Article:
From last month: We don’t eat pork or beef as much as we eat chicken, since chicken is so cheap and easy to prepare. When I found pre-sliced pork tenderloin halves at $3.04/kg (30% off the sale price because it was nearing the best-by date), I knew that tonkatsu was definitely in the cards. It’s one of my favourite freezer meals, and I always like to make it when pork’s on sale.
The previous week, when the pork first came on sale for $4.34/kg, I had bought one package and turned into a good stack of frozen tonkatsu lunches. I was reasonably confident that I could scale up to two packs, so I bought two for a total of $14.75, or nearly 5kg. I had planned to work on that after making pad thai for supper, which I needed to do in order to use up some of the vegetables in the fridge. Sure, it was a weekday, but I didn’t have plans for the evening anyway.
Fortunately, W- saw the magnitude of the tonkatsu-making task I’d set for myself and helped out. J- got conscripted into tenderizing the pork. W- battered and breaded the cutlets while I prepared the pad thai. After dinner, I breaded the remaining cutlets while W- fried the previous ones.
A full rice cooker yielded 18 portions of 180g cooked rice, which we packed along with frozen vegetables and tonkatsu. We stored the remaining tonkatsu cutlets in whatever other containers we could find. In total, we made 50 portions of tonkatsu (including the two that we ate while cooking, cut into small bites and dipped in chili sauce).
Ingredient costs: (18 portions with rice and frozen vegetables, 32 portions without)
|Portion cost||Ingredient||Notes||Total cost|
|$0.33||Frozen vegetables||~3/4 of a large bag at $7.99||$6|
|$0.13||Rice||10 cups is 1.44kg, or ~16% of a $14.99 bag||$2.39|
|$0.06||Eggs||13 eggs out of an 18-egg carton for $4.27||$3.08|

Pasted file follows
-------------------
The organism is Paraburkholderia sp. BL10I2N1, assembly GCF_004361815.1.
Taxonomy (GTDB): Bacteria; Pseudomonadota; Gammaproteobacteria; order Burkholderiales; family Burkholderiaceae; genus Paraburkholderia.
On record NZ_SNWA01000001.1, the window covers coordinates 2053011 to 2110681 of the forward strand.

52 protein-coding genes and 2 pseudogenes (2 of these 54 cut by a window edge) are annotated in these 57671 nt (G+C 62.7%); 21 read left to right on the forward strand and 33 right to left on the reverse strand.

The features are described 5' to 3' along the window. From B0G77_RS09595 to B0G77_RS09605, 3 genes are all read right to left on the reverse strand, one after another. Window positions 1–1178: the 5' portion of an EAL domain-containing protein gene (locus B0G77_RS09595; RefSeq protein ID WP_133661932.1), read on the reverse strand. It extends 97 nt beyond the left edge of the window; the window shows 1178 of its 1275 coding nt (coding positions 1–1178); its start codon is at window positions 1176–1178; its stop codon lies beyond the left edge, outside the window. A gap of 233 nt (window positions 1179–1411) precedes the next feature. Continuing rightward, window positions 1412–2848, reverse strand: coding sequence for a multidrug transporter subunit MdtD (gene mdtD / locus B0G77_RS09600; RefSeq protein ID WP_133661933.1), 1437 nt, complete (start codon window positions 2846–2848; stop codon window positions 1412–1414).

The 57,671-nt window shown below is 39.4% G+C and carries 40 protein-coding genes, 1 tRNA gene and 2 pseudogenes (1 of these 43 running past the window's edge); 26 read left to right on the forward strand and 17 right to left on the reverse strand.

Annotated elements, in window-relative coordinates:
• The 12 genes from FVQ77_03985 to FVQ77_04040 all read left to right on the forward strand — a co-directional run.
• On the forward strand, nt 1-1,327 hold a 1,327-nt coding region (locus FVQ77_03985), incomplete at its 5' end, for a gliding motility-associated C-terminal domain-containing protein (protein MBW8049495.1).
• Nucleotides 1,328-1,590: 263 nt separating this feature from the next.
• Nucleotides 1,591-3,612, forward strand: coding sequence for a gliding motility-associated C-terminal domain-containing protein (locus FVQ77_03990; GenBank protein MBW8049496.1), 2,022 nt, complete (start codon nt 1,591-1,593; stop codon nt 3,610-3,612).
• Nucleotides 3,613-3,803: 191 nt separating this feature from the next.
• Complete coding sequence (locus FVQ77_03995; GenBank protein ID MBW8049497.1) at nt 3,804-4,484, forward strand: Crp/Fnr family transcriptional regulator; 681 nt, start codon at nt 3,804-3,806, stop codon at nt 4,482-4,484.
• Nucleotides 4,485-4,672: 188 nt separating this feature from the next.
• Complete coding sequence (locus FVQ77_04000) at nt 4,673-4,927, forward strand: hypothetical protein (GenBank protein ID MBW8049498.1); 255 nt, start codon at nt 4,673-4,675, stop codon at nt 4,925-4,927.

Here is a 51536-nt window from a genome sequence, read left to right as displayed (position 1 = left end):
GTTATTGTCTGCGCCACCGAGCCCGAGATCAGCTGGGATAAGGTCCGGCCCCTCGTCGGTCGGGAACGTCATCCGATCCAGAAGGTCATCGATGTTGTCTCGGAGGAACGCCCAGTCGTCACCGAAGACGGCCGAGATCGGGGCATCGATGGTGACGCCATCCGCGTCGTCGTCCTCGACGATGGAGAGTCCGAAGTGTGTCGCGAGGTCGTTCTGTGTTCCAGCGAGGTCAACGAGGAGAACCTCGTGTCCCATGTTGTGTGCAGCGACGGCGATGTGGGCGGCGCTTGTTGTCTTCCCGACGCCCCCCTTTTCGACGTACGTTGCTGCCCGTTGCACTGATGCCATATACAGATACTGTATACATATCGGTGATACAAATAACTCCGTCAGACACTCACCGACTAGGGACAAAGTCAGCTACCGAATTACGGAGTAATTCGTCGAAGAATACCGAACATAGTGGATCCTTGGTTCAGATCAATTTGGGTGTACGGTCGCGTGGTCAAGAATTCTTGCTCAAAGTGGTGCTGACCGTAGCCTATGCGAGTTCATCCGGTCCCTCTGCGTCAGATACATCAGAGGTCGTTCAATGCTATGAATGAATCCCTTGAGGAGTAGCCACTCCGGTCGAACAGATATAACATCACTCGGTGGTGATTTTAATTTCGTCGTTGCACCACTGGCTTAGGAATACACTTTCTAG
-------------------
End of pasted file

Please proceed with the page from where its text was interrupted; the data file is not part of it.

|$0.05||Panko||half a $4.59 box||$2.29|
|$0.05||Oil||half a $4.49 bottle||$2.24|
+ salt, pepper, flour
Each lunch portion was $0.92 (not including electricity), or roughly $1.
Time-wise, it was about 3 hours by 2 people. Assuming each lunch has a value of $11 including tax, that’s a labour value of $83/hour for something that’s tiring but enjoyable. Since W- and I were working together, it was good relationship bonding time too.
We usually save our cooking marathons for the weekends because they take up time (and besides, time-of-use charging means it’s more expensive to cook during the week). The pork was near its use-by date, though, so we had to make it right away. While we were cooking, I wondered out loud what I’d gotten myself into. W- smiled and said I probably wanted something to write about on my blog. He’s at least a little bit right – everything’s an adventure.
Now we have neat stacks of tonkatsu in the chest freezer. Life is good.
It’s difficult to argue with the economics of bulk cooking, if you’ve got the space and the stamina for it. I enjoy cooking, and I love knowing that lunches (and the occasional lazy dinners) are already taken care of. Bulk cooking reduces the risk of regular cooking, too. I can experiment with new recipes easily, because even if it turns out terrible and I have to throw it away, there’s food in the freezer.
I’m glad we do this! For more about bulk cooking, see my post on Making bulk cooking easier. Enjoy!Short URL: sach.ac/p/25941